The current version of the androgen receptor (AR) gene mutations database is described. The total number of reported mutations has risen from 272 to 309 in the past year. We have expanded the database: (i) by giving each entry an accession number; (ii) by adding information on the length of polymorphic polyglutamine (polyGln) and polyglycine (polyGly) tracts in exon 1; (iii) by adding information on large gene deletions; (iv) by providing a direct link with a completely searchable database (courtesy EMBL-European Bioinformatics Institute). The addition of the exon 1 polymorphisms is discussed in light of their possible relevance as markers for predisposition to prostate or breast cancer. The database is also available on the internet ( http://www.mcgill.ca/androgendb/ ), from EMBL-European Bioinformatics Institute ( ftp://www.ftp.ebi.ac.uk/pub/databases/androgen ), or as a Macintosh FilemakerPro or Word file ( MC33@musica.mcgill.ca ).
Constitutional mutations in the X-linked androgen receptor gene ( AR ) cause the androgen insensitivity syndrome (AIS) by impairing androgen-dependent male sexual differentiation to various degrees ( 1–7 ). Somatic mutations in the AR have been found in advanced prostate cancer ( 8 , 9 ). Severe constitutional androgen insensitivity (AI) yields an external female phenotype. Partial constitutional AI yields a range of external genital phenotypes that vary from near-normal female to normal or near-normal male, with or without gynecomastia and other relatively ‘mild’ signs of undervirilization.
The appearance of the database has been modified slightly this year ( Table 1 ). An accession number has been assigned to each entry in the database to facilitate the construction of a completely searchable database ( Fig. 1 ). The latter is directly linked to the database home page ( Fig. 2 ). In addition to the core mutation maps for AIS phenotypes and prostatic cancer ( Fig. 3 ), we have complemented the database, by constructing maps of large gene deletions ( Fig. 4 ), and we have reclassified the number and variety of mutation types ( Table 2 ).
This version of the database contains 309 entries ( Table 2 ) representing over 200 different AR mutations ( Figs 3 and 4 ) from over 360 patients with AI, over 35 cases of advanced or metastatic prostate cancer, and one case of laryngeal cancer.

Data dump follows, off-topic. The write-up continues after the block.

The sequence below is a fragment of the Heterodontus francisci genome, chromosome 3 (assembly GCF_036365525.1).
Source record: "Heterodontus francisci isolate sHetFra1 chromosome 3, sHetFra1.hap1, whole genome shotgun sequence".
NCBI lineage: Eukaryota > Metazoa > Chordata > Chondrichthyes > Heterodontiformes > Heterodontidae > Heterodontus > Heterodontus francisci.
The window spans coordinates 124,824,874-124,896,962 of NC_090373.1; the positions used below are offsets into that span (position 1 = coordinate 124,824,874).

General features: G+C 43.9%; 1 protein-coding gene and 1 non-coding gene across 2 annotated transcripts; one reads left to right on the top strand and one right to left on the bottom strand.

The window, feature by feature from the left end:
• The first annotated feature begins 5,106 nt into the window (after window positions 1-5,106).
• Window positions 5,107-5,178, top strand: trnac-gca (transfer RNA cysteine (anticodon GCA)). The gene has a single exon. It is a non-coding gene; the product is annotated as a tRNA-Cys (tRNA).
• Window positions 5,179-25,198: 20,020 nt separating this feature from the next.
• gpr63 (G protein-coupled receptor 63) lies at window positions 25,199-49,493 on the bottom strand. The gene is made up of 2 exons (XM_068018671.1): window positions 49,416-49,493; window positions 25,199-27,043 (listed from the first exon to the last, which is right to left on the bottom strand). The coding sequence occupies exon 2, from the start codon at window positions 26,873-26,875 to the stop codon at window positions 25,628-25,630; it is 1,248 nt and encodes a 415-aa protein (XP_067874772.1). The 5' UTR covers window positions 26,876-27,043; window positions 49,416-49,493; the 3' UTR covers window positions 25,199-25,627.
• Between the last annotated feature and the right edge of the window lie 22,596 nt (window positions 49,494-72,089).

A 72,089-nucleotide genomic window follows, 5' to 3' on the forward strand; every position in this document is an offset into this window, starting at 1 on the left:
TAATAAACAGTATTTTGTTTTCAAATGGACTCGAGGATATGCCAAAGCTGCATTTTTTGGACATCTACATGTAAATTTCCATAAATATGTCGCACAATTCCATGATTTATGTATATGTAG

There has been a relatively small increase in the number of reported AR mutations this past year compared to last year. In the interval between September 1996 and 1997 ( Fig. 5 ), only 37 new mutations were registered, just over half the number registered last year ( 10 ). Last year's increase in registrations stemmed largely from the extraordinary number of reported mutations in prostate cancer ( 10 ). The trend in the previous few years has been a gradual decline in the number of new mutations reported. This reflected increasing difficulty in publishing reports of single mutations. This difficulty raises the question of what should be the criteria for including mutations in the database. Until now it has been the policy of the database curator to include mutations that have been published in a refereed journal or as an abstract in the proceedings of a refereed scientific meeting. In light of the obvious trend not to publish individual mutations, perhaps it is time to consider an additional criterion: membership in a consortium composed of laboratories with a peer-proven publication record on the AR .
For the first time, the database contains illustrations of AR deletions of >5 bp. A recent analysis of patients with complete AR deletions has indicated that those who have CAIS and mental retardation (MR) probably have a contiguous gene syndrome because of an MR locus between the polymorphic markers DX51 and DXS 905 at Xq11.2–12 ( 11 ).
The database has recently been expanded to include two well-known trinucleotide repeat polymorphisms of the AR . These polymorphisms encode a series of variable-length glutamine (CAG) and glycine (GGC) repeats in exon 1 of the AR gene. The CAG repeat is of special interest because its expansion causes the motor neuron disease, Spinobulbar Muscular Atrophy (SBMA) ( 12 ). Later, it was discovered that a number of other neurodegenerative diseases are caused by similar CAG expansions in a variety of unrelated genes whose normal function is, in most cases, still not established.
The reason for their inclusion in this database, however, derives from recent work, partly in our laboratory, suggesting: (i) that there is a shift in the distribution of CAG-repeat sizes in the hAR genes of breast cancer tissue ( 13 ); (ii) that CAG-repeat sizes may act as molecular markers for prostate cancer risk ( 14 , 15 ); (iii) that codon-usage variants and GGN-tract sizes may be used to seek associations with particular diseases ( 16 ).
Ultimately, we aim to prepare a three-dimensional map of the mutations that affect the structure-function properties of the ligand-binding domain of the protein. In anticipation of that goal, we have begun to position the mutations on a two-dimensional model of the domain in a typical nuclear receptor. Figure 6 shows the positions of two mutations that share an unusual set of androgen-binding properties.
Database Availability And Citation
The database is available on the internet at http://www.mcgill.ca/androgendb/ , and by an anonymous ftp server at ftp://www.ftp.ebi.ac.uk/pub/databases/androgenr . It can also be obtained as a Macintosh FilemakerPro or Word file from Bruce Gottlieb ( MC33@musica.mcgill.ca ). The internet database is updated every month; the other sources, every 3–4 months. Users are requested to cite the present article when the database has been helpful in preparing their publications.
We thank the Medical Research Council, Canada, the Fonds de la Recherche en Santé, Québec and the Fonds pour la Formation de Chercheurs et l'Aide à la Recherche, Quebec for supporting our own work on AR mutations.